Eteri: It depends on the culture and society we live in. I have lived and worked in Armenia, and never faced any gender-related issues. Now I live and work in Russia, and again there is no such an issue at my workplace. I know in some societies (despite the field) gender influences a lot of factors, including salary. Still, I am glad it is not a matter of discussion for me and my colleagues.

Honestly, if someone thinks women are less intelligent/capable or strong, it’s their problem, there are tons of examples that prove them wrong.

How can women raise their profiles in their roles and industry?

Elena: Even though historically the tech industry is referred to as a men’s ground, women should not be afraid of the field. It is for everyone who’s ready to learn and is not afraid of challenges.

Eteri: Constant education and continuous improvement are, indeed, important factors for success and not only in our industry.

Have you faced any challenges or any sort of discrimination in your experience?

Elena: Well, we face different problems with our projects, but I always try to buckle up, find the best possible solution and move on to the next task. When it comes to discrimination, it was never my experience. I think that the people I work with are intelligent and professional enough to treat colleagues with respect.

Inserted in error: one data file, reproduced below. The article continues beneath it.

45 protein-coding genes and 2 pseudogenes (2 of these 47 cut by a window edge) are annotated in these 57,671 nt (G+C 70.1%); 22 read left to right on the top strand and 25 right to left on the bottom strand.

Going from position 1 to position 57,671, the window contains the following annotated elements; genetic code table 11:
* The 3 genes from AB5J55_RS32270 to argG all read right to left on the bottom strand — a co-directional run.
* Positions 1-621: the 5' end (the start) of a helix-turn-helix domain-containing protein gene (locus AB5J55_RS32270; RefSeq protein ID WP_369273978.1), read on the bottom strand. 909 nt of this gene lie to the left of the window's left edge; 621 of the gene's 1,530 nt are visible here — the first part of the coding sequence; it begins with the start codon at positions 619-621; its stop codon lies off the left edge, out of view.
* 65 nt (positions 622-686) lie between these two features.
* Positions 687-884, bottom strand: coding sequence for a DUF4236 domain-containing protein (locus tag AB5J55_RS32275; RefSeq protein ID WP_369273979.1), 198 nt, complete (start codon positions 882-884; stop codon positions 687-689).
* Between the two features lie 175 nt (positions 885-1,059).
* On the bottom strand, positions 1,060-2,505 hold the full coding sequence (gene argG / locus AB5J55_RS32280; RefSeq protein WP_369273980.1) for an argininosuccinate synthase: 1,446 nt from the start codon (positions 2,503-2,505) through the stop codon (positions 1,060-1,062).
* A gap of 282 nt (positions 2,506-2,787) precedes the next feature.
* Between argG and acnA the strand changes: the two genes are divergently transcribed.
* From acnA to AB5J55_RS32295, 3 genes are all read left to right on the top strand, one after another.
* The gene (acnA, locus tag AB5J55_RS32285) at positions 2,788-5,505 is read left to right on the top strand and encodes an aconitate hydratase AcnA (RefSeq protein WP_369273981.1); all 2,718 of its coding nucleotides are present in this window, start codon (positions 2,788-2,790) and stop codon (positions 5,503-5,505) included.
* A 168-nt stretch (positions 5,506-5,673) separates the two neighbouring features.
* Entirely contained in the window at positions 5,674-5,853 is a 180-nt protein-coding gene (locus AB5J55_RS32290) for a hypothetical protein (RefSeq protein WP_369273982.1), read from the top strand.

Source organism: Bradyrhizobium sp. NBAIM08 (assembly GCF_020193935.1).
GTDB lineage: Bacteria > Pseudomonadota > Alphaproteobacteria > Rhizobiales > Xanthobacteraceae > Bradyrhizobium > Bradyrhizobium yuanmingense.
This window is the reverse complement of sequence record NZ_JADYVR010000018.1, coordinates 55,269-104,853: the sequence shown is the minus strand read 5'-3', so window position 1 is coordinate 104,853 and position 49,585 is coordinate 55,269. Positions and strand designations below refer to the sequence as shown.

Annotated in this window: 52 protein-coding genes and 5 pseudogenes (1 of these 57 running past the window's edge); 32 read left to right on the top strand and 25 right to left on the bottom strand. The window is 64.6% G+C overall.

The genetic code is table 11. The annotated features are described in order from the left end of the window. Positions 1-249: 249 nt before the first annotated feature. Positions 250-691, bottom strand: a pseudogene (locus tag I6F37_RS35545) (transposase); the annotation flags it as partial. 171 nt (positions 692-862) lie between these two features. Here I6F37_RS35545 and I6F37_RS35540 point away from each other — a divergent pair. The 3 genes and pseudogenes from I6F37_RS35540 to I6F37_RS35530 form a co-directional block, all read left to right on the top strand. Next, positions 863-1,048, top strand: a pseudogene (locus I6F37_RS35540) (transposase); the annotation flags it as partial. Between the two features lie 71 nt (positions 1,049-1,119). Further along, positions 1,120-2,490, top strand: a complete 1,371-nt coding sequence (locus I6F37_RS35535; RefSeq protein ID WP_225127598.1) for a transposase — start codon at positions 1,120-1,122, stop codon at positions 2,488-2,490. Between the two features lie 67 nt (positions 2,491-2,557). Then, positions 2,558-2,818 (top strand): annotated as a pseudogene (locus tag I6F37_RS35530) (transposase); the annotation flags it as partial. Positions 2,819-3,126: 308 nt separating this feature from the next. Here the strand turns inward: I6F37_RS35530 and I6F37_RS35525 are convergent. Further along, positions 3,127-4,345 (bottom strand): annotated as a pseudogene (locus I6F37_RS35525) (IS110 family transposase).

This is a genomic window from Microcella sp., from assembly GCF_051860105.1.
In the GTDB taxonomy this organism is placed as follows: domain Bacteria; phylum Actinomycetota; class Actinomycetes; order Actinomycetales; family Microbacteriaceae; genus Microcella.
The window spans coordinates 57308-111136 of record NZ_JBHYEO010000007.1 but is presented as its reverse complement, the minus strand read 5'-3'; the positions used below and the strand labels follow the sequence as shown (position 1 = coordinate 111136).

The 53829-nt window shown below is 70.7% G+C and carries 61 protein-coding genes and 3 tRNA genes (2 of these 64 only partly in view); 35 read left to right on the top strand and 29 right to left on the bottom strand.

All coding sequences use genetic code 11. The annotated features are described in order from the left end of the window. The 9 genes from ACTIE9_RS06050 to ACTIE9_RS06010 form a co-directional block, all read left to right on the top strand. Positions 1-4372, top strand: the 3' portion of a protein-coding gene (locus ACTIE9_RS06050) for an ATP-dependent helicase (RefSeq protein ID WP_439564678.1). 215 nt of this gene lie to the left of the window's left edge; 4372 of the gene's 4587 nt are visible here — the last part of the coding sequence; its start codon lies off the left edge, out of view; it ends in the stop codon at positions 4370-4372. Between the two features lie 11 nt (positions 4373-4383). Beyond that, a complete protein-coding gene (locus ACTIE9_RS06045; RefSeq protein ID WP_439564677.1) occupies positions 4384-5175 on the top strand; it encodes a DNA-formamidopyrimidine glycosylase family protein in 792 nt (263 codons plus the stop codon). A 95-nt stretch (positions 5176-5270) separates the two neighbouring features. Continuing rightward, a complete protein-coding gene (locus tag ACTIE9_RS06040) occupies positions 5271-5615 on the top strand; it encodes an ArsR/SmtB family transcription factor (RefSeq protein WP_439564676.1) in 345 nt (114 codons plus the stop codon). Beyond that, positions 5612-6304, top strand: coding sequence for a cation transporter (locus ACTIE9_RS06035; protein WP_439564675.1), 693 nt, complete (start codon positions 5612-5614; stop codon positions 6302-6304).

Eteri: The only challenge I have faced is not having deep technical knowledge. From time to time I think it would be way easier if I were a developer first.

How do you see PM developing in the next 5 years? What set of skills will be essential for success?

Elena: In my opinion, it’s safe to say that IT specialists will be in demand even in 5 years. As Eteri mentioned, soft skills will be as essential as ever. You can teach AI all the tech skills you want but in our job, it’s important to feel the room, and I doubt you can teach that.

Do you have any advice for women in project management that want a similar career?

Elena: If you want to change your field, do it sooner rather than later. It will most definitely be challenging and stressful, but it’s totally worth it. Remember, all the boundaries are only in your head.

Eteri: Not to be afraid of experiments. The IT sphere is not an unreachable one.